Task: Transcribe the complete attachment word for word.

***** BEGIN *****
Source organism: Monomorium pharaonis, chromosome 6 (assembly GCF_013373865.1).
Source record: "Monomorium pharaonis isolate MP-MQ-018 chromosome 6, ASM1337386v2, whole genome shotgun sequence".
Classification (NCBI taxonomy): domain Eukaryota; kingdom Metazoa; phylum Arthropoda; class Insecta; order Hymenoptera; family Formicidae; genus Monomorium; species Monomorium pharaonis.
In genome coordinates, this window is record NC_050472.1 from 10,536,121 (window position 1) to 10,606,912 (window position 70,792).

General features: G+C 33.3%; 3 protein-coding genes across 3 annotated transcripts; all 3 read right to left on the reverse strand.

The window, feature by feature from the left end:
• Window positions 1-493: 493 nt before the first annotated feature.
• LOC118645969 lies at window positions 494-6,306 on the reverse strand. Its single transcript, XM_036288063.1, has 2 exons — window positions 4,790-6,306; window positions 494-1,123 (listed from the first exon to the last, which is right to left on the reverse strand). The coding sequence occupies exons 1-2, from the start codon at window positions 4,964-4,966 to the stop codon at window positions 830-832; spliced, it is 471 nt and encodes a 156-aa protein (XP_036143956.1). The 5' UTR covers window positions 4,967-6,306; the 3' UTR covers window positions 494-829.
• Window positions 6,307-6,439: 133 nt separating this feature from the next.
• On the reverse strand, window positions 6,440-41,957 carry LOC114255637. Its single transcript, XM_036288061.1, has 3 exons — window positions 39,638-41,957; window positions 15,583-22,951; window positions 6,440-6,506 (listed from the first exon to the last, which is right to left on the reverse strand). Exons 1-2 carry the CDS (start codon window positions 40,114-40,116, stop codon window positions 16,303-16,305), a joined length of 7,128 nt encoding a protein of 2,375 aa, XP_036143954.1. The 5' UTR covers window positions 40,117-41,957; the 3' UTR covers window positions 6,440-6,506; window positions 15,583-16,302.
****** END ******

Source organism: Monomorium pharaonis, chromosome 6 (assembly GCF_013373865.1).
Source record: "Monomorium pharaonis isolate MP-MQ-018 chromosome 6, ASM1337386v2, whole genome shotgun sequence".
Classification (NCBI taxonomy): domain Eukaryota; kingdom Metazoa; phylum Arthropoda; class Insecta; order Hymenoptera; family Formicidae; genus Monomorium; species Monomorium pharaonis.
In genome coordinates, this window is record NC_050472.1 from 10,536,121 (window position 1) to 10,606,912 (window position 70,792).

General features: G+C 33.3%; 3 protein-coding genes across 3 annotated transcripts; all 3 read right to left on the reverse strand.

The window, feature by feature from the left end:
• Window positions 1-493: 493 nt before the first annotated feature.
• LOC118645969 lies at window positions 494-6,306 on the reverse strand. Its single transcript, XM_036288063.1, has 2 exons — window positions 4,790-6,306; window positions 494-1,123 (listed from the first exon to the last, which is right to left on the reverse strand). The coding sequence occupies exons 1-2, from the start codon at window positions 4,964-4,966 to the stop codon at window positions 830-832; spliced, it is 471 nt and encodes a 156-aa protein (XP_036143956.1). The 5' UTR covers window positions 4,967-6,306; the 3' UTR covers window positions 494-829.
• Window positions 6,307-6,439: 133 nt separating this feature from the next.
• On the reverse strand, window positions 6,440-41,957 carry LOC114255637. Its single transcript, XM_036288061.1, has 3 exons — window positions 39,638-41,957; window positions 15,583-22,951; window positions 6,440-6,506 (listed from the first exon to the last, which is right to left on the reverse strand). Exons 1-2 carry the CDS (start codon window positions 40,114-40,116, stop codon window positions 16,303-16,305), a joined length of 7,128 nt encoding a protein of 2,375 aa, XP_036143954.1. The 5' UTR covers window positions 40,117-41,957; the 3' UTR covers window positions 6,440-6,506; window positions 15,583-16,302.